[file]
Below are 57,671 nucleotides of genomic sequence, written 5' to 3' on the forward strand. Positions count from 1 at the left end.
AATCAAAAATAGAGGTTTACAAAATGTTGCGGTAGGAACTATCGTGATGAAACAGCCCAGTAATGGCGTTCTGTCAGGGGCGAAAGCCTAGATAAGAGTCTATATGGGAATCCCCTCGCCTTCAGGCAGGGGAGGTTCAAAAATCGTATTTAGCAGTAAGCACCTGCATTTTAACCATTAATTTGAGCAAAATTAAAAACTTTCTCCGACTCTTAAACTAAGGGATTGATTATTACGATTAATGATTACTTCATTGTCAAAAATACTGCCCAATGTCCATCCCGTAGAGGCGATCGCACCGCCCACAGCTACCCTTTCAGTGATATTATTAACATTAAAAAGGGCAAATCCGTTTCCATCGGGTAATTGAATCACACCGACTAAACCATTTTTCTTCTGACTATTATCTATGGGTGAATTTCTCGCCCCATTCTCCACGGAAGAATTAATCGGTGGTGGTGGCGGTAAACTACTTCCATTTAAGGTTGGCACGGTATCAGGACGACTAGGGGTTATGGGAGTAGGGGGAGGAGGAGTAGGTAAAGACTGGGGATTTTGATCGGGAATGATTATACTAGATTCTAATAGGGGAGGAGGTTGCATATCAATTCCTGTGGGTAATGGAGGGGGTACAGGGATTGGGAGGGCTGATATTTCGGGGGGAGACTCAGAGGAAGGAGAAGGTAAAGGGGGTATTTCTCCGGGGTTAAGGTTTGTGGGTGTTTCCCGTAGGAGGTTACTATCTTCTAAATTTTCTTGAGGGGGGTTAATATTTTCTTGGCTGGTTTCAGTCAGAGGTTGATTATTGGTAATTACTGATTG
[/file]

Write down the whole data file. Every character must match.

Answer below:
Below are 57,671 nucleotides of genomic sequence, written 5' to 3' on the forward strand. Positions count from 1 at the left end.
AATCAAAAATAGAGGTTTACAAAATGTTGCGGTAGGAACTATCGTGATGAAACAGCCCAGTAATGGCGTTCTGTCAGGGGCGAAAGCCTAGATAAGAGTCTATATGGGAATCCCCTCGCCTTCAGGCAGGGGAGGTTCAAAAATCGTATTTAGCAGTAAGCACCTGCATTTTAACCATTAATTTGAGCAAAATTAAAAACTTTCTCCGACTCTTAAACTAAGGGATTGATTATTACGATTAATGATTACTTCATTGTCAAAAATACTGCCCAATGTCCATCCCGTAGAGGCGATCGCACCGCCCACAGCTACCCTTTCAGTGATATTATTAACATTAAAAAGGGCAAATCCGTTTCCATCGGGTAATTGAATCACACCGACTAAACCATTTTTCTTCTGACTATTATCTATGGGTGAATTTCTCGCCCCATTCTCCACGGAAGAATTAATCGGTGGTGGTGGCGGTAAACTACTTCCATTTAAGGTTGGCACGGTATCAGGACGACTAGGGGTTATGGGAGTAGGGGGAGGAGGAGTAGGTAAAGACTGGGGATTTTGATCGGGAATGATTATACTAGATTCTAATAGGGGAGGAGGTTGCATATCAATTCCTGTGGGTAATGGAGGGGGTACAGGGATTGGGAGGGCTGATATTTCGGGGGGAGACTCAGAGGAAGGAGAAGGTAAAGGGGGTATTTCTCCGGGGTTAAGGTTTGTGGGTGTTTCCCGTAGGAGGTTACTATCTTCTAAATTTTCTTGAGGGGGGTTAATATTTTCTTGGCTGGTTTCAGTCAGAGGTTGATTATTGGTAATTACTGATTG